UN’s AIDS agency ‘greatly encouraged’ by latest scientific breakthrough showing cure is possible

Donald Bliss/NLM/NIH 3D structure of HIV infected (blue, green) and uninfected (brown, purple) T cells interacting. The possibility of a cure preventing HIV infection was highlighted for the first time since 2007, by a case in London, publicized on 5 March 2019.

This article is brought to you in association with the United Nations.

The UN agency leading the global effort to end AIDS, said on Tuesday that a new case of a patient who has been “functionally cured” of HIV infection, is greatly encouraging, but there is still a long way to go before the illness can be eradicated.

The male patient, who was being treated for lymphatic cancer at a London hospital in the United Kingdom, underwent a stem cell transplant in 2016, with cells from a donor carrying a rare genetic resistance to the HIV virus.

Both his cancer and HIV went into remission, and 18 months on, he is no longer taking HIV drugs and all traces of infection have become undetectable, according to doctors treating him. Researchers reportedly say that it is too early, however, to say the patient has been fully cured.

“UNAIDS is greatly encouraged by the news that an HIV-positive man has been functionally cured of HIV”, said the agency in a press statement.

“Although this breakthrough is complicated and much more work is needed, it gives us great hope for the future that we could potentially end AIDS with science, through a vaccine or a cure,” said Michel Sidibé, Executive Director of UNAIDS.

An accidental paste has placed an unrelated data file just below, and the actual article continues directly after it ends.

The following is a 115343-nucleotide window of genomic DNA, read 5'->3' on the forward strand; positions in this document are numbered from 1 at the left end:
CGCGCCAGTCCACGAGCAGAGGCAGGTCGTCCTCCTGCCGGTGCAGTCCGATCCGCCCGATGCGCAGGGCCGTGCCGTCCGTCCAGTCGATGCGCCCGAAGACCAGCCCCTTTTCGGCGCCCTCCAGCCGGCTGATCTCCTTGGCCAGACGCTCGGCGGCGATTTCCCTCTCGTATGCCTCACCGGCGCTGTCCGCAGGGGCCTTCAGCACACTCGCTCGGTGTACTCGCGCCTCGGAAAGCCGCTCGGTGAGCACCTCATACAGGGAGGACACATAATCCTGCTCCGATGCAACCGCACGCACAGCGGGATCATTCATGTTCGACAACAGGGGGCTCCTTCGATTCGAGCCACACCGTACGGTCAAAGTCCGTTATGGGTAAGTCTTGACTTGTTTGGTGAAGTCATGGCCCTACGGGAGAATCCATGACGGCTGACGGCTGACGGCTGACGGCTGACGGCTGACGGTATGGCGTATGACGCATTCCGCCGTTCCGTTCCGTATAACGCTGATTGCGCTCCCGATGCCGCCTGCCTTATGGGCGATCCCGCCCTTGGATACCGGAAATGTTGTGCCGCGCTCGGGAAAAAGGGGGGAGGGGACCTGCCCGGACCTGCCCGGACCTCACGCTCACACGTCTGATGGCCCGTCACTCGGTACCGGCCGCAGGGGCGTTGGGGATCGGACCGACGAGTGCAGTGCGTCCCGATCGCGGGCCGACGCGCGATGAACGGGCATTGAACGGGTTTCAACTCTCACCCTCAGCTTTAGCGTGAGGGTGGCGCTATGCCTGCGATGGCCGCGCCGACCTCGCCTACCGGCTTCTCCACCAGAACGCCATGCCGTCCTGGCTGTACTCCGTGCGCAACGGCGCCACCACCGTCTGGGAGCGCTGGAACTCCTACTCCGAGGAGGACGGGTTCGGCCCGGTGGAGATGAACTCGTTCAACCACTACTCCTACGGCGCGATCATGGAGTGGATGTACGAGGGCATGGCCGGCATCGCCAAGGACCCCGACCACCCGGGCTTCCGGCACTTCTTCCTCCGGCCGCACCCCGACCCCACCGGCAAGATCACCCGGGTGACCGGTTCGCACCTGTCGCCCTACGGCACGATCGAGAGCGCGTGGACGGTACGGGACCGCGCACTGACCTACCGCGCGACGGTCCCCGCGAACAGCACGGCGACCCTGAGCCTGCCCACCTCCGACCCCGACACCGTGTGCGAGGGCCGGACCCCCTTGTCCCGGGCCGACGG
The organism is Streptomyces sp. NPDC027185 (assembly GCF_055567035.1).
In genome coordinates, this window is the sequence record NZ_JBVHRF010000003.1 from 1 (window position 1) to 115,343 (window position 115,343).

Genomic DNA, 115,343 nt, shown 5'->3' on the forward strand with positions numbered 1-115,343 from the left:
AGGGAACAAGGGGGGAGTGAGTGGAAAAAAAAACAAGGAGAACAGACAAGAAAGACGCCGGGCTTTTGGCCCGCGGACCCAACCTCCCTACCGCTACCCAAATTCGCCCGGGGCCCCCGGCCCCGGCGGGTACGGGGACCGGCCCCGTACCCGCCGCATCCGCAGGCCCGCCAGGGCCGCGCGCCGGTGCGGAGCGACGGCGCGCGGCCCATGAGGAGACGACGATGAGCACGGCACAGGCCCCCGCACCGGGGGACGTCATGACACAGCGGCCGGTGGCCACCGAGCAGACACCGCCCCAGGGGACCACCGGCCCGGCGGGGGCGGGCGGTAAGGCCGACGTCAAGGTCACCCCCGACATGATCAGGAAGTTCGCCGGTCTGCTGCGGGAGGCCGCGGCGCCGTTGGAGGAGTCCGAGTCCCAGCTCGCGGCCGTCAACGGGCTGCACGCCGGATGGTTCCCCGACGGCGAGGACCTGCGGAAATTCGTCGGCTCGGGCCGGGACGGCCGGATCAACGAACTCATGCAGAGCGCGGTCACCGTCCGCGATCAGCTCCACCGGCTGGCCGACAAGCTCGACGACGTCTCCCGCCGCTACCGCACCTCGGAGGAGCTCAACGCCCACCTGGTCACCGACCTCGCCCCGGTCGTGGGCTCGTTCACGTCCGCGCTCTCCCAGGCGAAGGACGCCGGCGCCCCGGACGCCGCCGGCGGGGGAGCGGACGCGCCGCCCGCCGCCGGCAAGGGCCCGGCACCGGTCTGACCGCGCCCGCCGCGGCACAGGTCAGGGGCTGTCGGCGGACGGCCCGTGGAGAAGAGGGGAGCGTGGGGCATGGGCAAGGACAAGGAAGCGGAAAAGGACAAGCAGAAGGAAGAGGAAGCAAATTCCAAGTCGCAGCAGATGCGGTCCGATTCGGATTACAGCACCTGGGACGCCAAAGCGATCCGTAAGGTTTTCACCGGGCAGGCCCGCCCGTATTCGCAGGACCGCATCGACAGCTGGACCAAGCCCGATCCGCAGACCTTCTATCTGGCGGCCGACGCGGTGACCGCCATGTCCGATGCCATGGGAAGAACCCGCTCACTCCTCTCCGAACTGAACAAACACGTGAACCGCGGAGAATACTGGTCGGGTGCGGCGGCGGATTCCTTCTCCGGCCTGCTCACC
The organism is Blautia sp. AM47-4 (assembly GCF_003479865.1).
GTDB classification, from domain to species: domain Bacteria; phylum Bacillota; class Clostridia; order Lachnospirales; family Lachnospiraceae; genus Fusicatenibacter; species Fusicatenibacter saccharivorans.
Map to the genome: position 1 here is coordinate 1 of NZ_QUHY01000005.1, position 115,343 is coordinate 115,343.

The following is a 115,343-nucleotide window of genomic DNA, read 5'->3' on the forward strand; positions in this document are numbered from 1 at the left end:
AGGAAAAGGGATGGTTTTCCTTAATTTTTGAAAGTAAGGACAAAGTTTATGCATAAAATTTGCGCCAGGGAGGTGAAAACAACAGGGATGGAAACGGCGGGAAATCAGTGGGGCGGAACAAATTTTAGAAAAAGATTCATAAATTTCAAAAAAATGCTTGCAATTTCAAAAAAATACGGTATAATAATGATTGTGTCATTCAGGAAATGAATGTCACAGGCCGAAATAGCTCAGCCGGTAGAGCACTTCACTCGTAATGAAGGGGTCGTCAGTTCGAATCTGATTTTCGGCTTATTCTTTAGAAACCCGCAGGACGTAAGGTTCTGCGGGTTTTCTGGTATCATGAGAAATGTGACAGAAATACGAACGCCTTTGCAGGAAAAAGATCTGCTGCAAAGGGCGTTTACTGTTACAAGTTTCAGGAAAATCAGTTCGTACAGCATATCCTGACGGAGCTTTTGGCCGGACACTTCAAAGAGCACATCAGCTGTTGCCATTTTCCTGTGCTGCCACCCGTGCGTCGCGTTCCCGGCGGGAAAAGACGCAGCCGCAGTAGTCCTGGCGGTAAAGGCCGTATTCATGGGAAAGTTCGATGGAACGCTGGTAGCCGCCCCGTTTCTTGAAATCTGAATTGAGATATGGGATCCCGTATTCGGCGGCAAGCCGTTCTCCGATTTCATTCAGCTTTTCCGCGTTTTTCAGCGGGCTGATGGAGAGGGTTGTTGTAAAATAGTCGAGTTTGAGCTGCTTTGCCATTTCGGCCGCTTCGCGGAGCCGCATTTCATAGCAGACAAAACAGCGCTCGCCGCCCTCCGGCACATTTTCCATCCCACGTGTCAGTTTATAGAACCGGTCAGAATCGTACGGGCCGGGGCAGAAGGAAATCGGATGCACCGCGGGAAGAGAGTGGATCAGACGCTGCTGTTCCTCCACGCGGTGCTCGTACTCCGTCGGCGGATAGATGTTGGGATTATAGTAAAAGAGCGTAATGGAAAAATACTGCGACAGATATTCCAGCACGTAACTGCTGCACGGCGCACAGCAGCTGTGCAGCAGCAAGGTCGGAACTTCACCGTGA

“However, it also shows how far away we are from that point,” he added saying it emphasized “the absolute importance of continuing to focus HIV prevention and treatment efforts.”

Treatment ‘not viable’ for large numbers of patients

The agency stressed that as stem cell transplants are “highly complex, intensive and costly procedures with substantial side-effects”, they were not a “viable way of treating large numbers of people living with HIV.”

“However, the results do offer a greater insight for researchers working on HIV cure strategies and highlight the continuing importance of investing in scientific research and innovation,” added UNAIDS.

The so far anonymous London patient, is only the second reported case of a functional cure for HIV, the first being a patient in the German capital, Berlin, who received similar cancer treatment in 2007.

There is currently no cure, and UNAIDS is working to ensure that all people living with and affected by HIV have access to life-saving HIV prevention, treatment, care and support services.

In 2017 – the latest annual figures available – there were just under 37 million people living with HIV and 1.8 million people became newly infected with the virus. In the same year, almost 1 million people died of AIDS-related illnesses and 21.7 million people had access to treatment.

Stigma and discrimination against HIV, continue to hold back key vulnerable population groups such as sex-workers, transgender people, intravenous drug users and migrants, and only one in four, living with HIV, are aware of their status.